3) This report does NOT try to put a number on total blogging in the B2B space. Regardless of your opinion about the validity blog counts running around out there, we all agree there are a lot of them. I don’t know this for a fact, but my experience tells me that sole proprietors and small business owners author the majority of B2B blogs.  This report reviews what is happening at very big firms because, frankly, that’s who most of our customers are. So be careful when you read the percentages quoted by some bloggers because the percentages apply to either the 90 firms we examined or the 189 respondents to our survey.  It’s a smaller universe than “all B2B blogging”, so take a moment to understand whether our data and analysis fits your situation.

——-

B2B marketers are very interesting in blogging.  I’ll have more to say on this subject in future posts.  But feel free to post your thoughts on the best blogs — or blog advice sources — you’ve seen here.  Also, take a look at my research on Marketing’s Role In B2B Blogging.  Hint: B2B marketes should enlist blogs to support future sales processes and activities.

4 Responses to “B2B Blogging Report Generates Attention”

  1. Alanna Says:

    I recently came across your blog and have been reading along. I thought I would leave my first comment. I don’t know what to say except that I have enjoyed reading. Nice blog. I will keep visiting this blog very often.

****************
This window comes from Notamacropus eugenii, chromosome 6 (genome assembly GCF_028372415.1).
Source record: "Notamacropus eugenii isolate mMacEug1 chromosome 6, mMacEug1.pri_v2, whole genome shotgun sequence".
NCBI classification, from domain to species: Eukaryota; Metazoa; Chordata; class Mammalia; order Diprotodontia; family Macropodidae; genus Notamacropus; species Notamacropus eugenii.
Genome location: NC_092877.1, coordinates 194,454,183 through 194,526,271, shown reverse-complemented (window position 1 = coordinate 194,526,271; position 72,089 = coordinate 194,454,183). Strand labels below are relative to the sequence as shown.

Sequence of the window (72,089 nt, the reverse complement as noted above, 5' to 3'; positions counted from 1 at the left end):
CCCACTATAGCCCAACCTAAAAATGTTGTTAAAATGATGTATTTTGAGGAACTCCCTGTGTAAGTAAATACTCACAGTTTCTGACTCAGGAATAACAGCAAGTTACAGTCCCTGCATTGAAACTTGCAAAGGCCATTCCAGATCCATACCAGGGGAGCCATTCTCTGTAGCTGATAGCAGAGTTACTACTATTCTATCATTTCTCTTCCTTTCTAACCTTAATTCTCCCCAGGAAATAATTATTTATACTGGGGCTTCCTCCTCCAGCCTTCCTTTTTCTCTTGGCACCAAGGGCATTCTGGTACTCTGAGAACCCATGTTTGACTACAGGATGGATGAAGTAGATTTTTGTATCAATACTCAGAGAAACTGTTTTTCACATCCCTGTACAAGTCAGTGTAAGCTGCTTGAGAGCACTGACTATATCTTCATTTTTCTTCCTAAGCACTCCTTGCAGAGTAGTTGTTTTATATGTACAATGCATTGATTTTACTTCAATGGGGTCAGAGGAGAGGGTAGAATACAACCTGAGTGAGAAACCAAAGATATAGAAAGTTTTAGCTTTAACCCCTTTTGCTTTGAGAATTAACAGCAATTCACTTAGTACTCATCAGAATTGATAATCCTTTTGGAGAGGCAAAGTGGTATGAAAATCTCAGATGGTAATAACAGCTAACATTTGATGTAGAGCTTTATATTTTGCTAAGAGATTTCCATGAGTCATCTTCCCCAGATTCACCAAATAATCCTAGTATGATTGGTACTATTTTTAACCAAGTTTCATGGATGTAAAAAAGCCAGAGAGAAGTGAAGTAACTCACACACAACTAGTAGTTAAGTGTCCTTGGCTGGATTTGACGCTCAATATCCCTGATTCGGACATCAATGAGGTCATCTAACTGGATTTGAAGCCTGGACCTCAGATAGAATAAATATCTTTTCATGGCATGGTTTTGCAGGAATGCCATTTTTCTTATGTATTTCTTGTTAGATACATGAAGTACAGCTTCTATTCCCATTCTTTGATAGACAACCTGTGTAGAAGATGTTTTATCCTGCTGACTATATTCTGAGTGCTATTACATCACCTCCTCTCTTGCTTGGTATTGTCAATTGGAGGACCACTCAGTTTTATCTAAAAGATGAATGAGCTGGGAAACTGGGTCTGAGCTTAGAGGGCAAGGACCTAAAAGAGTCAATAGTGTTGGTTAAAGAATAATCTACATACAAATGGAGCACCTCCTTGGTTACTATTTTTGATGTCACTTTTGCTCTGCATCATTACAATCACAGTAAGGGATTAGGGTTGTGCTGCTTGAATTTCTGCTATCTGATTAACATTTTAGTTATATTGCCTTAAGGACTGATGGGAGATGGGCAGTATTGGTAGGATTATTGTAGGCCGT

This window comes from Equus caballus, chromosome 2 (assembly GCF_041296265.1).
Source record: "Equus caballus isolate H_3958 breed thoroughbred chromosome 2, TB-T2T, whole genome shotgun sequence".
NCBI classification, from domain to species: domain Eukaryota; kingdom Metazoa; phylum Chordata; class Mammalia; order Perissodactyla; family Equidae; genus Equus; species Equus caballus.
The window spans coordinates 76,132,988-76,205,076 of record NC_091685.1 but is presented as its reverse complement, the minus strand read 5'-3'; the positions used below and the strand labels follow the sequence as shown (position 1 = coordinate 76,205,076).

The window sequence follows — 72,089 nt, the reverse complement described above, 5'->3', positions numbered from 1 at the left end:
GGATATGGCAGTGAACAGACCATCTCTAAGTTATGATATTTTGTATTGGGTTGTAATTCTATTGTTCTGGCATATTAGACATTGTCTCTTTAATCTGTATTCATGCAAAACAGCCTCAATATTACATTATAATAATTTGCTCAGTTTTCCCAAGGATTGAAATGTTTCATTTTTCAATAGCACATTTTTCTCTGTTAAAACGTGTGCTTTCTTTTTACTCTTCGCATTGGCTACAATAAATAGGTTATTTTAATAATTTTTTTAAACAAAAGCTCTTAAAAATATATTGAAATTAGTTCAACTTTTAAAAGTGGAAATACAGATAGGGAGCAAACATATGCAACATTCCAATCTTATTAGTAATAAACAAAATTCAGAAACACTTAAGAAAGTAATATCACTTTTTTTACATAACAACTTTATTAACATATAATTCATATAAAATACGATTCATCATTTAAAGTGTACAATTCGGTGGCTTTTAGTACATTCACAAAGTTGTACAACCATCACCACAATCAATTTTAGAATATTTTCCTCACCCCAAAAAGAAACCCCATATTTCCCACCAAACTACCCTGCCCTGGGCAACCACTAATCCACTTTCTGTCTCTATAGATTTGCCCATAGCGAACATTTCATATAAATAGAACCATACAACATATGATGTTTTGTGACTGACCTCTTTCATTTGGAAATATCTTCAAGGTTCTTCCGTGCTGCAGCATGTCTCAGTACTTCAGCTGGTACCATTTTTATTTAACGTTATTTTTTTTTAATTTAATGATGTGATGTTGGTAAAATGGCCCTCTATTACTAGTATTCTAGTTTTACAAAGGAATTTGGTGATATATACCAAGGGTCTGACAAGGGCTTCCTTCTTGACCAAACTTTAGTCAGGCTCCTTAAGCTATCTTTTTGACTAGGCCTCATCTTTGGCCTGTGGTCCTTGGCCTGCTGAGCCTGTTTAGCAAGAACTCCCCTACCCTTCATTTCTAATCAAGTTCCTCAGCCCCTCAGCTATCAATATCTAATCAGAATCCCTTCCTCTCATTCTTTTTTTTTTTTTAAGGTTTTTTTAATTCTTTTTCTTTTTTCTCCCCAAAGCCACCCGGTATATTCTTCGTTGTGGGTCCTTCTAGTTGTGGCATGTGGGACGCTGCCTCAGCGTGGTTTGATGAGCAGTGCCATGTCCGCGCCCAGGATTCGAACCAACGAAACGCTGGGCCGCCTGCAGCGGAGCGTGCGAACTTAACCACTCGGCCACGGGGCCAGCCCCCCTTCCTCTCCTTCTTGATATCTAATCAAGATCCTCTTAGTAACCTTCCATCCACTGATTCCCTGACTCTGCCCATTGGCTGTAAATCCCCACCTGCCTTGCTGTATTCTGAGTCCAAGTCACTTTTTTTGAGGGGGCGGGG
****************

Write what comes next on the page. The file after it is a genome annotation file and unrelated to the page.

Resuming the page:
Alanna

    http://www.craigslisthelper.info

  2. LEADSExplorer Says:

    Hi Laura Ramos: I fully agree one needs to write “something that business people care about”.
    Innovation is required. Tom.

  3. Laura Ramos Says:

    LEADExplorer (who is, I believe, Tom at Engago Technologies Ltd. in the UK): thanks for the comment. I respectfully disagree — especially from a B2B perspective. Firms that sell high consideration products to other companies use blogs improperly most of the time. In my research, I see corporate blogs amount to little more than warmed-over press releases. Companies take this route because they don’t know enough about their intended audience — typically business buyers of their products or services — to write on topics that matter or that demonstrate some thought leadership. It’s not about writing something daring or uncommon, it’s about writing something that business people care about. I agree, the same old stuff over and over again is boring and will suffer readership declines. But you miss my point — I’m think corporate blogs should be relevant and targeted, not broad and trying to reach as big an audience as possible.

  4. LEADExplorer Says:

    If you “know your audience inside and out to write interesting blogs that catch their attention”, then you might end up like Hollywood: always producing the same content that draws less atttention.
    Innovation in your content is required and daring to write something uncommon.
    If you write the same old stuff over and over again, the bog will never get bookmarked and wil get less interesting to read.
    You want the content of your blog being distributed over the Internet to as many readers and sources as possible.